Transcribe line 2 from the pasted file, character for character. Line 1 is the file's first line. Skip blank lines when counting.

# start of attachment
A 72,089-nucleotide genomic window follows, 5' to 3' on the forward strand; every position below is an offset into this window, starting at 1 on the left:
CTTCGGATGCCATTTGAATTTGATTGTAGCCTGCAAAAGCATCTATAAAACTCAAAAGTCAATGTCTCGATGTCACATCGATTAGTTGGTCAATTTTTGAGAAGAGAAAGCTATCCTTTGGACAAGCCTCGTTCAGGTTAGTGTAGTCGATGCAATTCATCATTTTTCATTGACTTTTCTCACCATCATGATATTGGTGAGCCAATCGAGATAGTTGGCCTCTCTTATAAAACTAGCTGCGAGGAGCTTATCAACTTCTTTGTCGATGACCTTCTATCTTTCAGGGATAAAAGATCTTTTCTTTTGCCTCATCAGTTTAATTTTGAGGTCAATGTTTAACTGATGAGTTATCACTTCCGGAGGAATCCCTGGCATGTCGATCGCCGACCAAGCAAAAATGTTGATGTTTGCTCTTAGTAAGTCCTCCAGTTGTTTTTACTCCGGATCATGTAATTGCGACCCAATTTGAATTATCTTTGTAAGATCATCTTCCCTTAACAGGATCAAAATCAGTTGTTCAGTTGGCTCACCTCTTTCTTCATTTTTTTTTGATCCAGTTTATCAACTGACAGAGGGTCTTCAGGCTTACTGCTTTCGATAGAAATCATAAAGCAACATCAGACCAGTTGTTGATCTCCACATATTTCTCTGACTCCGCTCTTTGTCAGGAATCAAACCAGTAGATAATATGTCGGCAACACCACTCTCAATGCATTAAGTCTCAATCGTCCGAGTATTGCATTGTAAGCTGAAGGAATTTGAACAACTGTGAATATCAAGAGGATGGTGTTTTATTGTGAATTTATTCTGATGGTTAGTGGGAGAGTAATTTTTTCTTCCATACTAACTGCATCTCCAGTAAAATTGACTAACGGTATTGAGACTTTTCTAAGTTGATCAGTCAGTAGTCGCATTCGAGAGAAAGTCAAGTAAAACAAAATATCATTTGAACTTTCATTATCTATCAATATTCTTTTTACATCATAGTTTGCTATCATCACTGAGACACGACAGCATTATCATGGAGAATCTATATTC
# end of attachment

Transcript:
CTTCGGATGCCATTTGAATTTGATTGTAGCCTGCAAAAGCATCTATAAAACTCAAAAGTCAATGTCTCGATGTCACATCGATTAGTTGGTCAATTTTTGAGAAGAGAAAGCTATCCTTTGGACAAGCCTCGTTCAGGTTAGTGTAGTCGATGCAATTCATCATTTTTCATTGACTTTTCTCACCATCATGATATTGGTGAGCCAATCGAGATAGTTGGCCTCTCTTATAAAACTAGCTGCGAGGAGCTTATCAACTTCTTTGTCGATGACCTTCTATCTTTCAGGGATAAAAGATCTTTTCTTTTGCCTCATCAGTTTAATTTTGAGGTCAATGTTTAACTGATGAGTTATCACTTCCGGAGGAATCCCTGGCATGTCGATCGCCGACCAAGCAAAAATGTTGATGTTTGCTCTTAGTAAGTCCTCCAGTTGTTTTTACTCCGGATCATGTAATTGCGACCCAATTTGAATTATCTTTGTAAGATCATCTTCCCTTAACAGGATCAAAATCAGTTGTTCAGTTGGCTCACCTCTTTCTTCATTTTTTTTTGATCCAGTTTATCAACTGACAGAGGGTCTTCAGGCTTACTGCTTTCGATAGAAATCATAAAGCAACATCAGACCAGTTGTTGATCTCCACATATTTCTCTGACTCCGCTCTTTGTCAGGAATCAAACCAGTAGATAATATGTCGGCAACACCACTCTCAATGCATTAAGTCTCAATCGTCCGAGTATTGCATTGTAAGCTGAAGGAATTTGAACAACTGTGAATATCAAGAGGATGGTGTTTTATTGTGAATTTATTCTGATGGTTAGTGGGAGAGTAATTTTTTCTTCCATACTAACTGCATCTCCAGTAAAATTGACTAACGGTATTGAGACTTTTCTAAGTTGATCAGTCAGTAGTCGCATTCGAGAGAAAGTCAAGTAAAACAAAATATCATTTGAACTTTCATTATCTATCAATATTCTTTTTACATCATAGTTTGCTATCATCACTGAGACACGACAGCATTATCATGGAGAATCTATATTC